US consumer spending on gasoline doubled in 12 months

New research shows that the average American household’s spending on gasoline has jumped to $5,000 a year over the past 12 months, from $2,800 at this time last year. There does not seem to be any sign of relief in sight. The figures, as cited by CNBC, are reported by Yardeni Research, adding that since March of this year alone, annual spending on gasoline by households has risen by more than $1,000 — in March the figure was $3,800.

Meanwhile, prices are still going up, breaking records after records. Earlier this week, the national average hit a whole new level absolutely high $4,567 per gallon. That’s up from $3,043 a gallon a year ago, according to AAA data. In California, the average price of gasoline was $6.05, up from $4,135 a year ago.

“No wonder the Consumer Confidence Index is so low. The wonder is that retail sales were surprisingly strong during April and May,” Yardeni Research said in a note.

In fact, retail sales surprised growth Over the past two months, he has somewhat eased fears of an impending recession. However, consumer sentiment did not align with sales.

Early estimates released by the University of Michigan Monthly last week showed that US consumers are now more pessimistic than they were in April when the index rebounded from another decline.

The April reading was 59.1, down from 65.2 in April and well below expectations of economists polled by the Wall Street Journal, MarketWatch. mentioned last Friday. It is worth noting that the April reading broke a three-month streak of declining consumer confidence.

we economic inflationIn the meantime, it is still at a four-decade high, driven in part by rising and spiraling energy costs. West Texas Intermediate has reached parity With Brent for the first time in years, both are trading at just over $110 a barrel at the time of writing.

Crude oil stocks are still around 14 percent Below the five-year average, distillate stocks remain tight, driving up diesel and jet fuel prices at a time of rising demand for trucked goods as well as demand for air travel.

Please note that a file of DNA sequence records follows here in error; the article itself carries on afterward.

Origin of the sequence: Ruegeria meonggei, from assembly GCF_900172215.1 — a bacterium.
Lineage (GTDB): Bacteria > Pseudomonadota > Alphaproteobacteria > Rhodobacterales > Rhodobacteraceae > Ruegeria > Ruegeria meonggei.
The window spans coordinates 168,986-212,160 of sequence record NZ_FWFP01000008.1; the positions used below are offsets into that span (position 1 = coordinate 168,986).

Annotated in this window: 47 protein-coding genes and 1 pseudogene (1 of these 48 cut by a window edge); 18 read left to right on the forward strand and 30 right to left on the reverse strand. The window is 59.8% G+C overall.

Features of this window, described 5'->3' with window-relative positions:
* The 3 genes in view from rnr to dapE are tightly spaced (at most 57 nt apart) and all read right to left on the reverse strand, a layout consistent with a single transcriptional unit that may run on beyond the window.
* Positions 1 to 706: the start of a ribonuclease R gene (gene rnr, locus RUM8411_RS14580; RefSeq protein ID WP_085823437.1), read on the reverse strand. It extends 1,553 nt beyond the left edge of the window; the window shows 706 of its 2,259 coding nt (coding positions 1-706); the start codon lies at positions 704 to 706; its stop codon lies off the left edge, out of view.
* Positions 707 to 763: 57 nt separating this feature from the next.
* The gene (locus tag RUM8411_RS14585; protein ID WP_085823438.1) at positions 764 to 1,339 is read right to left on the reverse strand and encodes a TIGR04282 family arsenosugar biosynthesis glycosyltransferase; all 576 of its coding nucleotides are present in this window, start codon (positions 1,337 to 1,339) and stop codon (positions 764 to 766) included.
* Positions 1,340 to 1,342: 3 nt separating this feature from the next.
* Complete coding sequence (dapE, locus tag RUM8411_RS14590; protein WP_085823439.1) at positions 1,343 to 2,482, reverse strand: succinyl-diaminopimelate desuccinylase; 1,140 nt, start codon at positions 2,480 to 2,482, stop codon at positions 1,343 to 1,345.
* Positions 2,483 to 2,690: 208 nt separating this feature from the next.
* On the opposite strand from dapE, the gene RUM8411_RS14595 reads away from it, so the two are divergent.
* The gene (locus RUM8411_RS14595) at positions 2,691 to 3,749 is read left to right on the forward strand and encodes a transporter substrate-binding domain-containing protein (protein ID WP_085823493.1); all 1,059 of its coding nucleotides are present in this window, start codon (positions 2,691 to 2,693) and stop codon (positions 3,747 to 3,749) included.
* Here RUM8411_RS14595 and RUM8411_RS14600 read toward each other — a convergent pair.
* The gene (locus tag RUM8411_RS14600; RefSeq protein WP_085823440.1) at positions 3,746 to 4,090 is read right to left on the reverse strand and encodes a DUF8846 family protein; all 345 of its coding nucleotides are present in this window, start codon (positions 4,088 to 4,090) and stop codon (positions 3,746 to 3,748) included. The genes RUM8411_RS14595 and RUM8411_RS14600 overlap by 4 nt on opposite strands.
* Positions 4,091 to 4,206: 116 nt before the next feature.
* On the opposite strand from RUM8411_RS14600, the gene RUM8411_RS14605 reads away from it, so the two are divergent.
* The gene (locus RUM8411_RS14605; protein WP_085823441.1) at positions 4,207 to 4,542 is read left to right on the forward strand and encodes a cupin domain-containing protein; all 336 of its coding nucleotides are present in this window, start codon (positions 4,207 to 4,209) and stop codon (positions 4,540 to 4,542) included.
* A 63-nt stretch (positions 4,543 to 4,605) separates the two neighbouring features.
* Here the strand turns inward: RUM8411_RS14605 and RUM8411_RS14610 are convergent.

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Diesel fundamentals are particularly worrying as supply is still catching up to demand, and some are too expected Diesel shortages in parts of the United States this summer.

Such a situation may indicate lower fuel sales as consumers reject higher energy prices. In fact, gasoline sales fell last month as spending on fuel jumped as much as 37 percent year on year, CNBC noted in its report, citing data from the Commerce Department.

Relief does not appear to be in sight. Crude oil production is rising, but this will not be enough to bring prices down at the pump. Legislation aimed at effectively banning what its sponsors consider excessive retail fuel prices make its way through Congress. However, the basics are more complex than just domestic production and a legislative bill.

This law, by the way, is not at all certain to be passed. She is already facing opposition in Congress, including from fellow Democrats to her sponsors. One of those opponents, Representative Vicente Gonzalez of Texas, told the media he had not yet seen evidence of price gouging, The Hill mentioned. Other lawmakers aren’t sure what benefits such a bill could actually reap — or whether it would have any at all.

The situation of global oil supply and demand is such that every analyst expects prices to remain high for the foreseeable future, even though the International Energy Agency has predicted that the world will overcome the estimated loss of 3 million barrels per day of Russian oil later this year. Thanks to lower demand, driven by lockdowns, China and higher prices.

By Charles Kennedy for Oilprice.com

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